SC: It describes not only theatre, but the writer’s journey and touches upon what it really means to be successful. What are your views on success?
IG: My view of success is having a group of artists, a team of sorts, which is united and inspired by each other to produce a specific piece of text. As a result, they are able to touch the souls of people in the audience. When this happens, I feel truly successful.
SC: What do you like most about this show and what is the best reason someone should attend?
IG: I think the acting, directing, set design, music composition, and collaborative imagination all work together to give this piece an unusual style. We are excited to bring what we believe is a unique contribution to the Boston Theatre Scene. Also, the piece was written in Russian and is performed by Russian actors but was adapted and created here. We are a local company making new work for the last 9 years. We have already had 20 performances of Dead Man’s Diary. For those who have seen and loved it, it has grown even more over time. See the show and you will not leave untouched.
Click here for more information and for tickets to Dead Man’sDiary: A Theatrical Novel from Saturday, March 17 through Sunday, April 1 at the Paramount Theatre in Boston, Massachusetts. Follow the Arlekin Players on Facebook and Twitter.
South Shore Conservatory, known for offering fun, educational, and interactive classes and entertainment for all ages for the South Shore of Massachusetts and beyond, is proud to enliven Wednesday mornings once again. Sponsored by The Harold and Avis Goldstein Trust with WATD as media partner, South Shore Conservatory’s Wacky Wednesdays has been delivering award-winning, educational, and interactive family entertainment for their 21st year every Wednesday mornings as part of their outdoor Summer Spotlight series. Wednesday morning concerts also feature free lemonade and chocolate milk starting at 10 a.m.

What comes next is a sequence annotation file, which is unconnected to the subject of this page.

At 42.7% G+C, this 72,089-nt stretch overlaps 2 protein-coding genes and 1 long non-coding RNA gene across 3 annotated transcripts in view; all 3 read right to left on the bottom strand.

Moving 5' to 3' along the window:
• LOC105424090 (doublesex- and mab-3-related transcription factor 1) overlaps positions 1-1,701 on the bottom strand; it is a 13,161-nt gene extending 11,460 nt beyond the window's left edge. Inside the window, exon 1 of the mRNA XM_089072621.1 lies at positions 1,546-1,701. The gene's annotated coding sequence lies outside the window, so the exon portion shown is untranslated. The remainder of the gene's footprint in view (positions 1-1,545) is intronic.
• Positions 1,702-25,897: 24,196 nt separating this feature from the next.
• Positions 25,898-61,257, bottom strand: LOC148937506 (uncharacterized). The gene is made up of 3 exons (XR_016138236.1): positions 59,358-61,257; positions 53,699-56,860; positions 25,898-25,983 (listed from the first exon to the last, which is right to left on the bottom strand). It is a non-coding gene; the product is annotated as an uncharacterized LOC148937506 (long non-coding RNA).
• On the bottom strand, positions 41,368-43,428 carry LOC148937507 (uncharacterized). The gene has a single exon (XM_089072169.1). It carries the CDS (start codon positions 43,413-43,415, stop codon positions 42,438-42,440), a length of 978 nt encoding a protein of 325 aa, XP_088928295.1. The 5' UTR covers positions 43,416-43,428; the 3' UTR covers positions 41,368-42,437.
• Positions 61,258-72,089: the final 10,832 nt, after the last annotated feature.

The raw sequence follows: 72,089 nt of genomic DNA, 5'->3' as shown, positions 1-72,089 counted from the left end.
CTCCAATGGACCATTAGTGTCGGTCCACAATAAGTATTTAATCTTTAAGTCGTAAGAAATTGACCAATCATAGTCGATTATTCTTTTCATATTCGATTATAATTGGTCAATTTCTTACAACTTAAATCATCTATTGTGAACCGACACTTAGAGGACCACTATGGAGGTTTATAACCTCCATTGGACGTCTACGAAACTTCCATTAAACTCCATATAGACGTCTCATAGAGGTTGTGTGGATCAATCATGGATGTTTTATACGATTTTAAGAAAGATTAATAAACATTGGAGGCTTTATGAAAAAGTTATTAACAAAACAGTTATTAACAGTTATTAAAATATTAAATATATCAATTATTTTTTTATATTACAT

Vanessa Trien and the Jumping Monkeys Vanessa Trien, courtesy image/South Shore Conservatory
Bumble and Karen K Courtesy, Karen K & the Jitterbugs/South Shore Conservatory
Debbie and Friends, courtesy image/South Shore Conservatory
All concerts take place rain or shine at Jane Carr Amphitheater, One Conservatory Drive in Hingham, Massachusetts. With funding from Massachusetts Cultural Facilities Fund, the Jane Carr Amphitheater has been updated entirely. See the South Shore Conservatory’s summer spotlight concert series at affordable prices and no charge for children under three. Discounted prices for groups are also available. Click here for tickets and more information or call 1-781-749-7565, ext. 22.
What is it like to perform at Urban Improv’s annual fundraiser, comedy, and music revue Banned in Boston? For the last five years, Emmy award-winning journalist and Chronicle host JC Monahan has taken the stage to support Urban Improv’s dedication to youth empowerment each year while leaving seriousness at the door. Sometimes the backstage antics are as hilarious as what is happening onstage.